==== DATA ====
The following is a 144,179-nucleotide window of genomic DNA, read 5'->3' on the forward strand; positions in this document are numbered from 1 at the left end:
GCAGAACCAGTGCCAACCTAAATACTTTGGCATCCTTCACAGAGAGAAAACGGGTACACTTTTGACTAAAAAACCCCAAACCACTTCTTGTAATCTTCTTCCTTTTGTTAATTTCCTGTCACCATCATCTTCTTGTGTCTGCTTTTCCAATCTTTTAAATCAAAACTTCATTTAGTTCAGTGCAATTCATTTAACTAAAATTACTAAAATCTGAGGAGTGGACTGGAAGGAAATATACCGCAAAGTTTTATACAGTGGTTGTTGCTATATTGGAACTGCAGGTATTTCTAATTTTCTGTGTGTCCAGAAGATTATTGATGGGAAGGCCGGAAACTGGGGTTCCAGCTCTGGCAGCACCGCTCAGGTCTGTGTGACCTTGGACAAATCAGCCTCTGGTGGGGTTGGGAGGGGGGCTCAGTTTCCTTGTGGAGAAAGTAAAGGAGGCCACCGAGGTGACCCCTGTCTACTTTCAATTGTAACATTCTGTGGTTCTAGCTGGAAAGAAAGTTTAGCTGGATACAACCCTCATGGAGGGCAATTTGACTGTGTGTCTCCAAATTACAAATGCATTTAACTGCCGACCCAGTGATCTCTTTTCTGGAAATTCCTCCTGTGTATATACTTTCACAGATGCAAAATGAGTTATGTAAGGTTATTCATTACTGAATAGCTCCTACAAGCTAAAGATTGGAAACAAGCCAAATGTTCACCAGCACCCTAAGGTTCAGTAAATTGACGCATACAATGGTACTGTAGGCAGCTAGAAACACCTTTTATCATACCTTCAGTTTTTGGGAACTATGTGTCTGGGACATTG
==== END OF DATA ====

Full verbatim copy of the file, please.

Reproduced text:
The following is a 144,179-nucleotide window of genomic DNA, read 5'->3' on the forward strand; positions in this document are numbered from 1 at the left end:
GCAGAACCAGTGCCAACCTAAATACTTTGGCATCCTTCACAGAGAGAAAACGGGTACACTTTTGACTAAAAAACCCCAAACCACTTCTTGTAATCTTCTTCCTTTTGTTAATTTCCTGTCACCATCATCTTCTTGTGTCTGCTTTTCCAATCTTTTAAATCAAAACTTCATTTAGTTCAGTGCAATTCATTTAACTAAAATTACTAAAATCTGAGGAGTGGACTGGAAGGAAATATACCGCAAAGTTTTATACAGTGGTTGTTGCTATATTGGAACTGCAGGTATTTCTAATTTTCTGTGTGTCCAGAAGATTATTGATGGGAAGGCCGGAAACTGGGGTTCCAGCTCTGGCAGCACCGCTCAGGTCTGTGTGACCTTGGACAAATCAGCCTCTGGTGGGGTTGGGAGGGGGGCTCAGTTTCCTTGTGGAGAAAGTAAAGGAGGCCACCGAGGTGACCCCTGTCTACTTTCAATTGTAACATTCTGTGGTTCTAGCTGGAAAGAAAGTTTAGCTGGATACAACCCTCATGGAGGGCAATTTGACTGTGTGTCTCCAAATTACAAATGCATTTAACTGCCGACCCAGTGATCTCTTTTCTGGAAATTCCTCCTGTGTATATACTTTCACAGATGCAAAATGAGTTATGTAAGGTTATTCATTACTGAATAGCTCCTACAAGCTAAAGATTGGAAACAAGCCAAATGTTCACCAGCACCCTAAGGTTCAGTAAATTGACGCATACAATGGTACTGTAGGCAGCTAGAAACACCTTTTATCATACCTTCAGTTTTTGGGAACTATGTGTCTGGGACATTG